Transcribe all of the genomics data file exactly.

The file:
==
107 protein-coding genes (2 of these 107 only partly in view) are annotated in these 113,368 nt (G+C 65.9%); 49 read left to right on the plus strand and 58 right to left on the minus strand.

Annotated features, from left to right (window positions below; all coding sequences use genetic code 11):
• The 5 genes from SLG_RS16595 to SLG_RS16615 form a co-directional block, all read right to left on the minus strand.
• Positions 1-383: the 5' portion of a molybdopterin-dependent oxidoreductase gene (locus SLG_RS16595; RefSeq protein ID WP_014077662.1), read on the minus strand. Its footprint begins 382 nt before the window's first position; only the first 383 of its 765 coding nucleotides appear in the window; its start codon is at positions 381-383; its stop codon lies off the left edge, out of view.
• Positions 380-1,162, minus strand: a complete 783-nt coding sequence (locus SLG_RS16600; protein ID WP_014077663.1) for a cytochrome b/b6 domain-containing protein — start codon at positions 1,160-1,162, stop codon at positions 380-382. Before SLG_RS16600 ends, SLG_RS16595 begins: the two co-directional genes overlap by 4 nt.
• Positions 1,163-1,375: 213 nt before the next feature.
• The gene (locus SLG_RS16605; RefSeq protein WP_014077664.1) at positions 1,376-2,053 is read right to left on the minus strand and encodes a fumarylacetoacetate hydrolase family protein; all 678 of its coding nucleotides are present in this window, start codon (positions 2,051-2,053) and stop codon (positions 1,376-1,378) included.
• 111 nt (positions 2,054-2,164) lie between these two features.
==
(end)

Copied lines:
107 protein-coding genes (2 of these 107 only partly in view) are annotated in these 113,368 nt (G+C 65.9%); 49 read left to right on the plus strand and 58 right to left on the minus strand.

Annotated features, from left to right (window positions below; all coding sequences use genetic code 11):
• The 5 genes from SLG_RS16595 to SLG_RS16615 form a co-directional block, all read right to left on the minus strand.
• Positions 1-383: the 5' portion of a molybdopterin-dependent oxidoreductase gene (locus SLG_RS16595; RefSeq protein ID WP_014077662.1), read on the minus strand. Its footprint begins 382 nt before the window's first position; only the first 383 of its 765 coding nucleotides appear in the window; its start codon is at positions 381-383; its stop codon lies off the left edge, out of view.
• Positions 380-1,162, minus strand: a complete 783-nt coding sequence (locus SLG_RS16600; protein ID WP_014077663.1) for a cytochrome b/b6 domain-containing protein — start codon at positions 1,160-1,162, stop codon at positions 380-382. Before SLG_RS16600 ends, SLG_RS16595 begins: the two co-directional genes overlap by 4 nt.
• Positions 1,163-1,375: 213 nt before the next feature.
• The gene (locus SLG_RS16605; RefSeq protein WP_014077664.1) at positions 1,376-2,053 is read right to left on the minus strand and encodes a fumarylacetoacetate hydrolase family protein; all 678 of its coding nucleotides are present in this window, start codon (positions 2,051-2,053) and stop codon (positions 1,376-1,378) included.
• 111 nt (positions 2,054-2,164) lie between these two features.